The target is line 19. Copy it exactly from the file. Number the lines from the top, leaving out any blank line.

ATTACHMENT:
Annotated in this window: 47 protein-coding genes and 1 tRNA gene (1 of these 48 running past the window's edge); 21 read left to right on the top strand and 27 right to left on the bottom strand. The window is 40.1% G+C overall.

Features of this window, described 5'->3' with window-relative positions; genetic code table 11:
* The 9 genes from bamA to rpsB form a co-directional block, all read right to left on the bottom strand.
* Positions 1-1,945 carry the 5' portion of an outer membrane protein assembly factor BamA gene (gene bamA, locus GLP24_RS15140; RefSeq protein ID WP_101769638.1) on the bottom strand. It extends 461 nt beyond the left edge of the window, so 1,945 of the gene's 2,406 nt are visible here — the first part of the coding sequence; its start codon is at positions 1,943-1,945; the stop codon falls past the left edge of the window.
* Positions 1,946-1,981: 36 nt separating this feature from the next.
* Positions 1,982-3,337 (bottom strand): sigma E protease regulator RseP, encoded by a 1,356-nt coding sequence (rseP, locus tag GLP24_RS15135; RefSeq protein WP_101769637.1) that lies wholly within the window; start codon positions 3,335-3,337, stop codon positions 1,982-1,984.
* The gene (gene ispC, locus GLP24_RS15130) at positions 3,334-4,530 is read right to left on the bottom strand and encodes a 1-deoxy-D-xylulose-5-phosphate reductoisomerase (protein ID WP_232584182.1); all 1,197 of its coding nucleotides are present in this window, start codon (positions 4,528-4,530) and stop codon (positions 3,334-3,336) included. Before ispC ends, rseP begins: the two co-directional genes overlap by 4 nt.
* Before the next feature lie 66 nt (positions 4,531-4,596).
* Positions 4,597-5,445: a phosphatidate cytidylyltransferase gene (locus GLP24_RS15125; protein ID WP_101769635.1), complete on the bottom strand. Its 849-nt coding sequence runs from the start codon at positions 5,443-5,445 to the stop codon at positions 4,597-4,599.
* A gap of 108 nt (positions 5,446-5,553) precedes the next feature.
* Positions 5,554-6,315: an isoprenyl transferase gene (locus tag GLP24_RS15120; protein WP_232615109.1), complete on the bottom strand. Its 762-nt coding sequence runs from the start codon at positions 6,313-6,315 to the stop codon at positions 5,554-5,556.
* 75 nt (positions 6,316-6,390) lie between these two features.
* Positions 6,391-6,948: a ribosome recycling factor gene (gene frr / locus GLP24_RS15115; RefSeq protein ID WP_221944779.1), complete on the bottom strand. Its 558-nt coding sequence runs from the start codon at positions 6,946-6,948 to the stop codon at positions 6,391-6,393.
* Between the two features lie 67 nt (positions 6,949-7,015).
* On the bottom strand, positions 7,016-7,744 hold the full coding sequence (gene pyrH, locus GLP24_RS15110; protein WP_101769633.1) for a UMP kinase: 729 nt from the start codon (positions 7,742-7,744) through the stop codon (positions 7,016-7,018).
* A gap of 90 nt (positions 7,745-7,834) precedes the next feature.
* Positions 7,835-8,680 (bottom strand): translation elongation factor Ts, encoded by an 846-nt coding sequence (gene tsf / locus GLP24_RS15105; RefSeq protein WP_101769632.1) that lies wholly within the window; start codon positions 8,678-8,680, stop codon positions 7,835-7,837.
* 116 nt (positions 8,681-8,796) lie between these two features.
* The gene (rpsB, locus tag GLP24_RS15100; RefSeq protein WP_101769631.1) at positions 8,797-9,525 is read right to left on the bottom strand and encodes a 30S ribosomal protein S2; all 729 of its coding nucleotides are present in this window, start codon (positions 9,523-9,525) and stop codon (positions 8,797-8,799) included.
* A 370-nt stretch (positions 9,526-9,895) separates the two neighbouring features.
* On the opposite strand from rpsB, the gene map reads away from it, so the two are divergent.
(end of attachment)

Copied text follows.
* The gene (rpsB, locus tag GLP24_RS15100; RefSeq protein WP_101769631.1) at positions 8,797-9,525 is read right to left on the bottom strand and encodes a 30S ribosomal protein S2; all 729 of its coding nucleotides are present in this window, start codon (positions 9,523-9,525) and stop codon (positions 8,797-8,799) included.